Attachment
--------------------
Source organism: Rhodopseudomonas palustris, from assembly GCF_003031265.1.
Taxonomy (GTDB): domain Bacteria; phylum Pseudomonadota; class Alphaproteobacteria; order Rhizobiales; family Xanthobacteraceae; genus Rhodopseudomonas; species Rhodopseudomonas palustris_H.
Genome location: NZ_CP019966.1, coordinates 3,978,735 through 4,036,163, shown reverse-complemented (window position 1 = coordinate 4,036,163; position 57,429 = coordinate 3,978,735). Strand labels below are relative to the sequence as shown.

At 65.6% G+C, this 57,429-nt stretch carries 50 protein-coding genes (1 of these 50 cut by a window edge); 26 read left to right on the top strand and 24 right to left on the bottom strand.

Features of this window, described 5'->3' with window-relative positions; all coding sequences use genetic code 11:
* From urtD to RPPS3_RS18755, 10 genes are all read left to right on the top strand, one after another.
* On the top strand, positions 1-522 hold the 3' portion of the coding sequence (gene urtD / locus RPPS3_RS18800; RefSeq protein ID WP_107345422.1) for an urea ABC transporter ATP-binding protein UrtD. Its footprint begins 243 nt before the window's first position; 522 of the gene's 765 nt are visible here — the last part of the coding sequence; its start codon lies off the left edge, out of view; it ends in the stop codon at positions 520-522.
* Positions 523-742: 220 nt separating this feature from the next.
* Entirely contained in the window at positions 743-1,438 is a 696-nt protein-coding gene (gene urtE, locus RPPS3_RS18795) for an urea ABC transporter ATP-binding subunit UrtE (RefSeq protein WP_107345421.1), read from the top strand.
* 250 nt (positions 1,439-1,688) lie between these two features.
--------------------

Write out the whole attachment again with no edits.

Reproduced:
Source organism: Rhodopseudomonas palustris, from assembly GCF_003031265.1.
Taxonomy (GTDB): domain Bacteria; phylum Pseudomonadota; class Alphaproteobacteria; order Rhizobiales; family Xanthobacteraceae; genus Rhodopseudomonas; species Rhodopseudomonas palustris_H.
Genome location: NZ_CP019966.1, coordinates 3,978,735 through 4,036,163, shown reverse-complemented (window position 1 = coordinate 4,036,163; position 57,429 = coordinate 3,978,735). Strand labels below are relative to the sequence as shown.

At 65.6% G+C, this 57,429-nt stretch carries 50 protein-coding genes (1 of these 50 cut by a window edge); 26 read left to right on the top strand and 24 right to left on the bottom strand.

Features of this window, described 5'->3' with window-relative positions; all coding sequences use genetic code 11:
* From urtD to RPPS3_RS18755, 10 genes are all read left to right on the top strand, one after another.
* On the top strand, positions 1-522 hold the 3' portion of the coding sequence (gene urtD / locus RPPS3_RS18800; RefSeq protein ID WP_107345422.1) for an urea ABC transporter ATP-binding protein UrtD. Its footprint begins 243 nt before the window's first position; 522 of the gene's 765 nt are visible here — the last part of the coding sequence; its start codon lies off the left edge, out of view; it ends in the stop codon at positions 520-522.
* Positions 523-742: 220 nt separating this feature from the next.
* Entirely contained in the window at positions 743-1,438 is a 696-nt protein-coding gene (gene urtE, locus RPPS3_RS18795) for an urea ABC transporter ATP-binding subunit UrtE (RefSeq protein WP_107345421.1), read from the top strand.
* 250 nt (positions 1,439-1,688) lie between these two features.